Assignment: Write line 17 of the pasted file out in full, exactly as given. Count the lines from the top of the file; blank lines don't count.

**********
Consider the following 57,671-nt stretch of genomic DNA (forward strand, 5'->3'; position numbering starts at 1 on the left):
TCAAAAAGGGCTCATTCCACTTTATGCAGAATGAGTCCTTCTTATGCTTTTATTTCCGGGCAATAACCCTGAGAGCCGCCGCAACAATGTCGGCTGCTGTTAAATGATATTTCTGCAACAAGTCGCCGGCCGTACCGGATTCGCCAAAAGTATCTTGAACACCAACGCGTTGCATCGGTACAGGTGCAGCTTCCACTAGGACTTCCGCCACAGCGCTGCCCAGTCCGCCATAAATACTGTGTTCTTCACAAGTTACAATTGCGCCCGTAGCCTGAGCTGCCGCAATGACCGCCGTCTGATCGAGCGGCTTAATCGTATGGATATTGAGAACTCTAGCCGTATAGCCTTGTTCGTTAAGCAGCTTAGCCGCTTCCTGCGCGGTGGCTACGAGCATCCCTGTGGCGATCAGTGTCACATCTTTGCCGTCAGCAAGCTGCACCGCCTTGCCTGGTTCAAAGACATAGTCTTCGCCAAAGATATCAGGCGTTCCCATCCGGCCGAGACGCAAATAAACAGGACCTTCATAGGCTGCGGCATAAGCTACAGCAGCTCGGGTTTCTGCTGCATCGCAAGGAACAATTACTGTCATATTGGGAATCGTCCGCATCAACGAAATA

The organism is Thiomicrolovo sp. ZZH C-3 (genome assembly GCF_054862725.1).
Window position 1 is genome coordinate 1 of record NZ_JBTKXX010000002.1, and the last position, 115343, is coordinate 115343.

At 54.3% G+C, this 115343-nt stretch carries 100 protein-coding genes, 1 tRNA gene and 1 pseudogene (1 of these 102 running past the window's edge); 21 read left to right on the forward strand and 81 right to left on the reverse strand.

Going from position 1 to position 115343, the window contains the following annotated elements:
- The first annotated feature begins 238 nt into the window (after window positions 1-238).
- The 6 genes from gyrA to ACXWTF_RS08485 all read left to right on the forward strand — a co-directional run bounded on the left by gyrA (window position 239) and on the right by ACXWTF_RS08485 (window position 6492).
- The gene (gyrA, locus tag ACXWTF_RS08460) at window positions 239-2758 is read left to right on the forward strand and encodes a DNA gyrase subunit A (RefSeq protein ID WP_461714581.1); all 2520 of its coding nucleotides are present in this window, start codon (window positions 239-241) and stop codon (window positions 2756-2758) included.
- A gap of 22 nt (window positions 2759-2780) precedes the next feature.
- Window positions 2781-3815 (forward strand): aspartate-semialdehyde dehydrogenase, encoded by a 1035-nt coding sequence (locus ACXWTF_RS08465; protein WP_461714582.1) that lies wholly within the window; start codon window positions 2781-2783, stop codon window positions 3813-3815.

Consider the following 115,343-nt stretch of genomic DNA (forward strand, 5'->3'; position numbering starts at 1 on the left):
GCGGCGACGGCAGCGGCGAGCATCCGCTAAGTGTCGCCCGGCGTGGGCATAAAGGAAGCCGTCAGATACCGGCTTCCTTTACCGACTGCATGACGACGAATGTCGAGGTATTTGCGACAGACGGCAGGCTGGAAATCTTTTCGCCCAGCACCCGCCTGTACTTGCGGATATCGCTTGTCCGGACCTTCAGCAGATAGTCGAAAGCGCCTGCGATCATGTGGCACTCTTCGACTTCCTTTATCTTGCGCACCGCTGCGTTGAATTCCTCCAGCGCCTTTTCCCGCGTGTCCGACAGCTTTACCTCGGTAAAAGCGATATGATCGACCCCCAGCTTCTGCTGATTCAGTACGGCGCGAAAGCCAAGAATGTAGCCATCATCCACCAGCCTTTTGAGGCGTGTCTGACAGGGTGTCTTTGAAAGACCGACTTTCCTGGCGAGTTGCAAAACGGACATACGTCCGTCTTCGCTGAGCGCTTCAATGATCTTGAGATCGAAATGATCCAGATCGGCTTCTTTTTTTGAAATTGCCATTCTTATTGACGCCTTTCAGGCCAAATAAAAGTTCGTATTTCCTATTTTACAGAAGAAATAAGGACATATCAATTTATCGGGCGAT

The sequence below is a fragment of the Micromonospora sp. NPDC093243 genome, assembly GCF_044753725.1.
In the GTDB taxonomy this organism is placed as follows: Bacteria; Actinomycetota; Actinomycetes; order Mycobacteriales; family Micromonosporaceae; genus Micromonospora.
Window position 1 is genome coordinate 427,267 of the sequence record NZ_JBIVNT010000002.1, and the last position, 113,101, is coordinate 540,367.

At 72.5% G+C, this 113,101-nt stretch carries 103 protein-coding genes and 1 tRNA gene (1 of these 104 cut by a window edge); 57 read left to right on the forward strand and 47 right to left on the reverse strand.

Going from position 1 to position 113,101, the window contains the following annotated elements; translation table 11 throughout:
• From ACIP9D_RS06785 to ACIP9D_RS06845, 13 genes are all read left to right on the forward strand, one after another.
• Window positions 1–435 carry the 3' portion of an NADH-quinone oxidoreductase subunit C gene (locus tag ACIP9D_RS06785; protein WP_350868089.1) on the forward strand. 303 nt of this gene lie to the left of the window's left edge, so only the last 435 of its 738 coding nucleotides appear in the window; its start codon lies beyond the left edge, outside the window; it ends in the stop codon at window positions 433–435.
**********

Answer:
At 72.5% G+C, this 113,101-nt stretch carries 103 protein-coding genes and 1 tRNA gene (1 of these 104 cut by a window edge); 57 read left to right on the forward strand and 47 right to left on the reverse strand.